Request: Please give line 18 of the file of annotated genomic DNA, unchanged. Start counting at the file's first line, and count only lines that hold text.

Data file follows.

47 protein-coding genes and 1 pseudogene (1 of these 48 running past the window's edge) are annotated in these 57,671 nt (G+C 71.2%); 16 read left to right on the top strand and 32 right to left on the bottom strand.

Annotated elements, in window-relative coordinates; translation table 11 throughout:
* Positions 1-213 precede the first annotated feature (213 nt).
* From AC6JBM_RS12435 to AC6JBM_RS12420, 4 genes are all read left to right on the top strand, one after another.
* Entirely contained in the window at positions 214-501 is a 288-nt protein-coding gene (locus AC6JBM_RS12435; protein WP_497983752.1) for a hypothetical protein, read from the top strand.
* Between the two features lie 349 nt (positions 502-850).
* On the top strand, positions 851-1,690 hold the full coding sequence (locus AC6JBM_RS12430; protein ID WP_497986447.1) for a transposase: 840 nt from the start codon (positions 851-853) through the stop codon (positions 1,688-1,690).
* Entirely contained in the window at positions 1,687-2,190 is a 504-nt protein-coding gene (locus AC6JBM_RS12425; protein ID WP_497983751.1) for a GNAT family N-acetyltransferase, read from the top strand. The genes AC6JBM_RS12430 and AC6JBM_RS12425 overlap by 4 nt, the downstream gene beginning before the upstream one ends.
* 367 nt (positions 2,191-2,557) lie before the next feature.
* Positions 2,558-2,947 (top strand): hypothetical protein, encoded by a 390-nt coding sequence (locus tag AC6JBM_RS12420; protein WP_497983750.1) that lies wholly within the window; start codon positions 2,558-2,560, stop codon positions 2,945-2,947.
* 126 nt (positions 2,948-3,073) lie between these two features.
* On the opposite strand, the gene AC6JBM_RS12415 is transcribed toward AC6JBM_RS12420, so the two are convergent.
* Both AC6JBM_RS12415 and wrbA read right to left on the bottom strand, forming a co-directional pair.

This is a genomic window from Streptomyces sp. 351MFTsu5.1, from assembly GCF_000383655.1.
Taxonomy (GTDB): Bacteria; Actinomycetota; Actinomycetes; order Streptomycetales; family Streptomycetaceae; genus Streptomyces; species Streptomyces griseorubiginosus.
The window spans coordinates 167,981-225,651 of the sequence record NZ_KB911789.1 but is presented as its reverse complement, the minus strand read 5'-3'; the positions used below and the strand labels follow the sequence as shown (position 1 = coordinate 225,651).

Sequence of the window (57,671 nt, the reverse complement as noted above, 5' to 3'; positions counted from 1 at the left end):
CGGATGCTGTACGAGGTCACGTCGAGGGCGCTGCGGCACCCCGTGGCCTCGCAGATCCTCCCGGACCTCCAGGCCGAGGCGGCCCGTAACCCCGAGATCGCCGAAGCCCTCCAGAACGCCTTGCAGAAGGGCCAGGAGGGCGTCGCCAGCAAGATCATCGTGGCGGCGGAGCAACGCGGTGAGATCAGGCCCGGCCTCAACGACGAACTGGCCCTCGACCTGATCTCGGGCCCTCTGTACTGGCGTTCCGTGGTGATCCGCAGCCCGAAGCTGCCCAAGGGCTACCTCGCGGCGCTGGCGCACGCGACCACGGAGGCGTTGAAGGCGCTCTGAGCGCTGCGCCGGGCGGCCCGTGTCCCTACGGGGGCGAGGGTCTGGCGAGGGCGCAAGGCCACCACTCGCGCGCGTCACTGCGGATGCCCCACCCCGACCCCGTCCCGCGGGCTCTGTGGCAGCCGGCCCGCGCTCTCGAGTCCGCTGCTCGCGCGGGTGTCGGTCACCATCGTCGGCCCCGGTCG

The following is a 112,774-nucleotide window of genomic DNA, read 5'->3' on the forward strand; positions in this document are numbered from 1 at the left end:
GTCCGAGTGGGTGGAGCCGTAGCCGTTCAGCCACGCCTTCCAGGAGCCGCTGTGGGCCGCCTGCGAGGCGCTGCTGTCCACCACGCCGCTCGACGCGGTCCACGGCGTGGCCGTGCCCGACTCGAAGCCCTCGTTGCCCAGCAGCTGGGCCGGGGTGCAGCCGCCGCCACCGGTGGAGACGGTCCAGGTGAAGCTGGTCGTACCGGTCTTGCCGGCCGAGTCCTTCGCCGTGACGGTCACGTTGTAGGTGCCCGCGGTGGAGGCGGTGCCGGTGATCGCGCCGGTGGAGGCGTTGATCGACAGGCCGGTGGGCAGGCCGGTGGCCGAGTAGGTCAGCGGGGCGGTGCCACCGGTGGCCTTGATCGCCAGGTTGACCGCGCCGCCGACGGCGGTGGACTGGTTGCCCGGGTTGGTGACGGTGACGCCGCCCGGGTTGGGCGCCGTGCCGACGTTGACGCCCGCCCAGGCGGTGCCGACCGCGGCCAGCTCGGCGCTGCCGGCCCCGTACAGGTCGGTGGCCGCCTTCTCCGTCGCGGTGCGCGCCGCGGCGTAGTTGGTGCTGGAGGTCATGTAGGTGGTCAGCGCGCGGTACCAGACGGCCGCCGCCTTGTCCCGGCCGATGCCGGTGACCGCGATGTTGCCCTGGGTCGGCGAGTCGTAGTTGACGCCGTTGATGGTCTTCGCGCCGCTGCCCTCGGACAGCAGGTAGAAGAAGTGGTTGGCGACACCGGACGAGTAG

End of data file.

CGGATGCTGTACGAGGTCACGTCGAGGGCGCTGCGGCACCCCGTGGCCTCGCAGATCCTCCCGGACCTCCAGGCCGAGGCGGCCCGTAACCCCGAGATCGCCGAAGCCCTCCAGAACGCCTTGCAGAAGGGCCAGGAGGGCGTCGCCAGCAAGATCATCGTGGCGGCGGAGCAACGCGGTGAGATCAGGCCCGGCCTCAACGACGAACTGGCCCTCGACCTGATCTCGGGCCCTCTGTACTGGCGTTCCGTGGTGATCCGCAGCCCGAAGCTGCCCAAGGGCTACCTCGCGGCGCTGGCGCACGCGACCACGGAGGCGTTGAAGGCGCTCTGAGCGCTGCGCCGGGCGGCCCGTGTCCCTACGGGGGCGAGGGTCTGGCGAGGGCGCAAGGCCACCACTCGCGCGCGTCACTGCGGATGCCCCACCCCGACCCCGTCCCGCGGGCTCTGTGGCAGCCGGCCCGCGCTCTCGAGTCCGCTGCTCGCGCGGGTGTCGGTCACCATCGTCGGCCCCGGTCG